Whyte's mastery will be the key to Fellowship's success

PUBLISHED : Sunday, 24 February, 2008, 12:00am
UPDATED : Sunday, 24 February, 2008, 12:00am

There's no doubt Fellowship was the proverbial good thing beaten at his last start but the shadow should easily convert to substance this afternoon with a little help from the renowned navigational skills of champion jockey Douglas Whyte.

Fellowship was handled by Glen Boss when fourth to Full Of Joy over 1,600 metres on January 20. The five-year-old was blocked behind the leaders and Boss' decision to not take a tight run on the inside of Tiber (Eric Saint-Martin) in the straight saw his ride become the subject of an adjourned stewards inquiry, with his explanations ultimately accepted.

Fellowship was held up until the race was all over but fairly rocketed to the line in the final 50m, abbreviating the margin with every stride but ultimately going down by a neck to Full Of Joy.

Full Of Joy has since come out and won the Chinese New Year Cup at Sha Tin, absolutely franking the form, and today Fellowship steps up in distance to 1,800m, arguably his optimum trip.

Boss is not on Fellowship this time, instead maintaining his flourishing partnership with gun strike-rate trainer Ricky Yiu Poon-fie with Lotzatow, one of the second or third tier chances in the race.

It's stating the glaringly obvious to say Fellowship will lose nothing with the engagement of Whyte. The Durban Demon is probably the sharpest tactician and from barrier four, he is sure to give Fellowship the run of the race.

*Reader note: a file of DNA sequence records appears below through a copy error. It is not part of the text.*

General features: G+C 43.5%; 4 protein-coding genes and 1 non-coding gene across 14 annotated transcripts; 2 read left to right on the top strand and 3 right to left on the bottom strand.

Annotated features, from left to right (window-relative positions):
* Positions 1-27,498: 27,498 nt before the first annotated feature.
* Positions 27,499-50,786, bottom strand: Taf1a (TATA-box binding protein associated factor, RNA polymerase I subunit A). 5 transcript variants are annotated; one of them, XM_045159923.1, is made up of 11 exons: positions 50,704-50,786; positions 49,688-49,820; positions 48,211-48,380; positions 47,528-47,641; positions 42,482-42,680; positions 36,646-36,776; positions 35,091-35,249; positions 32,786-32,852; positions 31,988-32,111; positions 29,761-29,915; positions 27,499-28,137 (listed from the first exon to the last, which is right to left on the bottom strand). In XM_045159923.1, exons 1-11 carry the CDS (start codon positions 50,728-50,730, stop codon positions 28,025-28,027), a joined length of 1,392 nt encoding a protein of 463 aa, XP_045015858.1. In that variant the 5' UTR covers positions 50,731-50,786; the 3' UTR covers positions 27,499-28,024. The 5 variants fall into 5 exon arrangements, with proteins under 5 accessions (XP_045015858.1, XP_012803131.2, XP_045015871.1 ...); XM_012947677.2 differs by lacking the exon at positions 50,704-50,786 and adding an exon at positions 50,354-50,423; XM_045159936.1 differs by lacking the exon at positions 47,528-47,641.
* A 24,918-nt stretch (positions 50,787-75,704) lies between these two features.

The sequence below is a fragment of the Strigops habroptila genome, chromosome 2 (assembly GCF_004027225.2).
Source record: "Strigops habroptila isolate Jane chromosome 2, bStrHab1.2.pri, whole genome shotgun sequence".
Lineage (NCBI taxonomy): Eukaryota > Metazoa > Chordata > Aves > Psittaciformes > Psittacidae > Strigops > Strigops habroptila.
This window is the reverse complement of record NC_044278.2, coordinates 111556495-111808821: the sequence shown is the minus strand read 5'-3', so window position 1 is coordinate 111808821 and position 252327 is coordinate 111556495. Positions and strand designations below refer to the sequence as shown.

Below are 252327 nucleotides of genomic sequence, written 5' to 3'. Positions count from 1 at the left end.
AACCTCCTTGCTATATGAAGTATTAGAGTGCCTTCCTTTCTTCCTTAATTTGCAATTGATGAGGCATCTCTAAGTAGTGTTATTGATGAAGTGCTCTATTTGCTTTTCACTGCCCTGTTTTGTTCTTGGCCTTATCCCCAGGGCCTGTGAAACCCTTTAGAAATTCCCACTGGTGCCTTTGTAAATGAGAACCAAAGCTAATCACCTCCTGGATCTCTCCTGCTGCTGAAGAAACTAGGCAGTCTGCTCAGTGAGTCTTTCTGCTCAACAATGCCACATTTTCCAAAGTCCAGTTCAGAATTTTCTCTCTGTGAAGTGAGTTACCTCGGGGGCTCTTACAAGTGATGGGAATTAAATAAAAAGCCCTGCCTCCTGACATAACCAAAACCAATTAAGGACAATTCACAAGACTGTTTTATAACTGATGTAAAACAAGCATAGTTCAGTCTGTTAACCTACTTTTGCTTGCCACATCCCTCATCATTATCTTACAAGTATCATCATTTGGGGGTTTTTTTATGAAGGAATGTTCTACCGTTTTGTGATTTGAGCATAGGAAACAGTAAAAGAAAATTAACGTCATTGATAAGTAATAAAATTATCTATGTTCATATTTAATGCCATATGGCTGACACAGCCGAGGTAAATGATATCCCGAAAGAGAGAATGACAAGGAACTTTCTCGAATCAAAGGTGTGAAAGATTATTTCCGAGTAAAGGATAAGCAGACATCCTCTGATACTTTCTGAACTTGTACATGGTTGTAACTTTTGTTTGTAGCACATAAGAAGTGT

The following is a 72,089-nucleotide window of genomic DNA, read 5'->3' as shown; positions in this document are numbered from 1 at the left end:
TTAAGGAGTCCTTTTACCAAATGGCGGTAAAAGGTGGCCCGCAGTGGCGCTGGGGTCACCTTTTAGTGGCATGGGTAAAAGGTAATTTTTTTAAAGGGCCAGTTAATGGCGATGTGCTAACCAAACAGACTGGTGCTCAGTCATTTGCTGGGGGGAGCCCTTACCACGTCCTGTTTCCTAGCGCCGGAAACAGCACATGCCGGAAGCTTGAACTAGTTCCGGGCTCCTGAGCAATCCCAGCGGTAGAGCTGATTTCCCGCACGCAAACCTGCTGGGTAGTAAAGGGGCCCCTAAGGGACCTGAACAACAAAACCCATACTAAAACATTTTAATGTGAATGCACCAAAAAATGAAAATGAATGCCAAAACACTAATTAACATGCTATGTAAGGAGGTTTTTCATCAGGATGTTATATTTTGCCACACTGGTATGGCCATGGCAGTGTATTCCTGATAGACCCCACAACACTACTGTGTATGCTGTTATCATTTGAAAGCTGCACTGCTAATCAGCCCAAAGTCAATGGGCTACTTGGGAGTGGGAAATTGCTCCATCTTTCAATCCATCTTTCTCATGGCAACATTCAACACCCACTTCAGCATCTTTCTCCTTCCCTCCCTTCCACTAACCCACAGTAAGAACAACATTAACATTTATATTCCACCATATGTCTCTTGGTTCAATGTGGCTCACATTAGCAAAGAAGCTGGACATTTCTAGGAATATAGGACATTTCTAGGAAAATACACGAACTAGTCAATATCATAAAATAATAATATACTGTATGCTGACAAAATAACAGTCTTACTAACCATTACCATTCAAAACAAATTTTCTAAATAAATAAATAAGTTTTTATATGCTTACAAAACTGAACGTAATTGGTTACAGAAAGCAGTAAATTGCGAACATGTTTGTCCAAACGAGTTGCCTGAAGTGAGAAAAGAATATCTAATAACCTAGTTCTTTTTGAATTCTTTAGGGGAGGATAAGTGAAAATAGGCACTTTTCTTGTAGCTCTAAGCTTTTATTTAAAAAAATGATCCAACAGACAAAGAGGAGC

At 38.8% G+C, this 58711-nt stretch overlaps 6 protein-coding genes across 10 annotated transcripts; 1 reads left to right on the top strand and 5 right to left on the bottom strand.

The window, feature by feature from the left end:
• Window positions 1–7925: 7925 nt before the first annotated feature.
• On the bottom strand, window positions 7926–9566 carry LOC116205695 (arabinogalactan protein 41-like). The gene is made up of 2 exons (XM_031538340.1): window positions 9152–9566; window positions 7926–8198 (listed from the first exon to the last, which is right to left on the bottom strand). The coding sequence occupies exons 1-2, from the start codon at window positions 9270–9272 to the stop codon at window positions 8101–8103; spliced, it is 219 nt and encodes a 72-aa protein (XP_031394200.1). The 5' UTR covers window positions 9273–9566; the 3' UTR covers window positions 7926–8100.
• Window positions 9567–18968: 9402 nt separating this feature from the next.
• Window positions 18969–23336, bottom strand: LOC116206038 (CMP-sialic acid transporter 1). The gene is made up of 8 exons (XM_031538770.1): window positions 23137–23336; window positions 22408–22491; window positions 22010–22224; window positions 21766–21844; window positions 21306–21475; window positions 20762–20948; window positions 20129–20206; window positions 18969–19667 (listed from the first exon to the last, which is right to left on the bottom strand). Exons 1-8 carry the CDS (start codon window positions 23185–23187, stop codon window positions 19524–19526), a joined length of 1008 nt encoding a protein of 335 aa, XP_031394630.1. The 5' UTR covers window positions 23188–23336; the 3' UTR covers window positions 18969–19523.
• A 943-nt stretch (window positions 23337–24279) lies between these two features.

While many of these races at 1,800m can be run at a modest tempo, this event should be more truly run, with Jackpot Delight (Christophe Soumillon) likely to take up the early lead before surrendering to Albertinelli (Manoel Nunes), with Being Famous (Thomas Yeung Kai-tong) likely to roll forward and maintain pressure on the leading crew.

While all this is happening, Whyte should be 'smoking his pipe' just forward of midfield and be perfectly positioned to present Fellowship for a winning challenge when it gets to the business end of the race.

When Whyte inevitably looks for his dangers at the 200m, he'd best have a rear-vision mirror because chances are that Olivier Doleuze will be right on his back on Mellifluous.

Whyte will also have a strong respect for the formline around Mellifluous because he defeated the gelding last start on board the John Size-trained Sight Winner.

Having raced just 15 days ago could work in favour of Mellifluous, who raced a fraction too keenly last start and is not guaranteed to run a strong 1,800m. But it's now or never for this smart four-year-old, who has a very powerful finishing sprint when held up for a late run.

The query horse in the race is the John Moore-trained Viva Hong Kong, owned in the same interests as champion Viva Pataca - by Macau casino magnate Stanley Ho Hung-sun.

Viva Hong Kong finished last at his local debut but was found to be suffering a heart irregularity. However, there was no sign of the internal issue last start when he finished eighth to Prime Score on February 9.

Viva Hong Hong looked like he might charge into the race late but hit a traffic snag at the 200m and lost his momentum. Although it could be argued his finishing speed after that check was only fair, the greater likelihood is that the gelding would have been among the prize money earners if he had been afforded clear running.

Viva Hong Kong raced as Kid Mambo in England, where he had eight starts for a win and three minor placings.

Racing Post (UK) marked him as a solid 111-rating horse, and he finished seventh in last year's Epsom Derby, only one placing behind current Hong Kong Derby favourite Helene Mascot.